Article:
Nyman: Make the move to chocolate milk

Americans lead busy, active lifestyles and show no signs of slowing down any time soon. While being busy may be the new American way, an active lifestyle should not interfere with healthy eating. Refueling your body to help it perform better and get key nutrients is as simple as drinking chocolate milk.

Sir Hans Sloan is credited with the invention of chocolate milk in the early 1700s by adding cocoa to milk. However, chocolate milk’s roots may go back to the late 1400s when Jamaicans brewed a hot beverage with freshly harvested cocoa, milk and cinnamon. No matter when it was truly invented, chocolate milk has evolved into a creamy, delicious beverage now found throughout the United States.

Despite its popularity, the health benefits of flavored milk are occasionally called into question. Parents may look at chocolate milk with suspicion, unsure if it has a healthy spot on the family table. Fact is, chocolate milk contains all the same nutrients as white milk and provides significant health benefits.

Milk offers high quality protein and one-third of the recommended daily intake of calcium in each one-cup serving. Milk also is one of the few food sources of vitamin D, which helps the body absorb calcium to create strong bones and prevent osteoporosis.

However, with food labels listing added sugars on foods and drinks, parents also may worry about potential empty calories. While flavored milks contain additional sugar, most provide only 60 more calories than an 8-ounce serving of white milk. And according to national consumption surveys, flavored milk accounts for only 2% of all added sugars in children’s diets.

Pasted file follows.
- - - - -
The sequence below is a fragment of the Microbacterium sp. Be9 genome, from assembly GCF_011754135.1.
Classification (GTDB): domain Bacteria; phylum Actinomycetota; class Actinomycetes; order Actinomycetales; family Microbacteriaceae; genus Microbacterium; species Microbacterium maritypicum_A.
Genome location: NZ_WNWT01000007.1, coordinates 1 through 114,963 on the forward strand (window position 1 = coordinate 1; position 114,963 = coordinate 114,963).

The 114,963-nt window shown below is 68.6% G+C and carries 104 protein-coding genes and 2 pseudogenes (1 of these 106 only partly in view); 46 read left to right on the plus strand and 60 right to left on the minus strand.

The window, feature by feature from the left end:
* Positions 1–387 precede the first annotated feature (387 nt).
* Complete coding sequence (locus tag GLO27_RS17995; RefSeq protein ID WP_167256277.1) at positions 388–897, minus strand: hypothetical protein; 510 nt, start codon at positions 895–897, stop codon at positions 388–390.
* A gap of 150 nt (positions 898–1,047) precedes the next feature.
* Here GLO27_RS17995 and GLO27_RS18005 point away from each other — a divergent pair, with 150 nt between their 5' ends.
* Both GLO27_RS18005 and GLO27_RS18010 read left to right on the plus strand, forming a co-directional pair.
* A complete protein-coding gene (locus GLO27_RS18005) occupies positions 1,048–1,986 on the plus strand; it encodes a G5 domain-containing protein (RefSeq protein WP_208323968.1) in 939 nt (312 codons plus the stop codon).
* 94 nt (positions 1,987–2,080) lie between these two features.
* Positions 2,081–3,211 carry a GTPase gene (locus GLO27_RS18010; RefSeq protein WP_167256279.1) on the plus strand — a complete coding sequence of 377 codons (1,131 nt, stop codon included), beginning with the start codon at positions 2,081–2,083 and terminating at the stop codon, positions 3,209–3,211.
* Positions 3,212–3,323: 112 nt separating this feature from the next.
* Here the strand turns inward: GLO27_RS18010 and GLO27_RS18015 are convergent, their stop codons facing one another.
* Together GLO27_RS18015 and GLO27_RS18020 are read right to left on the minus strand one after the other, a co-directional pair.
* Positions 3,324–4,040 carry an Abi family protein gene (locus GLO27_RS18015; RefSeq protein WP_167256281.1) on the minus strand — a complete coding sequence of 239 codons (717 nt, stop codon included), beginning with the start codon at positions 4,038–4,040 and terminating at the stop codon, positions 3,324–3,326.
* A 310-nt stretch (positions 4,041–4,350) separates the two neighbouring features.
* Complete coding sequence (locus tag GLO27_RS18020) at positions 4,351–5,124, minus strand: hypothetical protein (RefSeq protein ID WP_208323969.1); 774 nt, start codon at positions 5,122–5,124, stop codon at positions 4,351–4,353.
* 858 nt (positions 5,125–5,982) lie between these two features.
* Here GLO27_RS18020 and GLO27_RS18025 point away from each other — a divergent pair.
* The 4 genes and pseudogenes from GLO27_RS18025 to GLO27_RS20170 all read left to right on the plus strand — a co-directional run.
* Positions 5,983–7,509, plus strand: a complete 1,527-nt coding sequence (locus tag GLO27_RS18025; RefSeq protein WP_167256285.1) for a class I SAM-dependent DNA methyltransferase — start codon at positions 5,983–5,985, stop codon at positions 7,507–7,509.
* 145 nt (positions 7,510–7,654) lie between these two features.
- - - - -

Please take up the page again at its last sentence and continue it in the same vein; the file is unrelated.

Chocolate milk also receives praise from athletes and coaches as a post-workout recovery beverage. Chocolate milk is a cost-effective option when it comes to recovery because of the unique combination of fluid and electrolytes for hydration, protein for muscle repair and the small amount of sugar to replenish energy stores. With its quick and portable access, chocolate milk is a great way to get the nutrients needed after intense practices and workouts.

Monica Nyman is a senior nutrition educator for the St. Louis District Dairy Council. Get dairy-rich recipes or additional information about the council at www.stldairycouncil.org.

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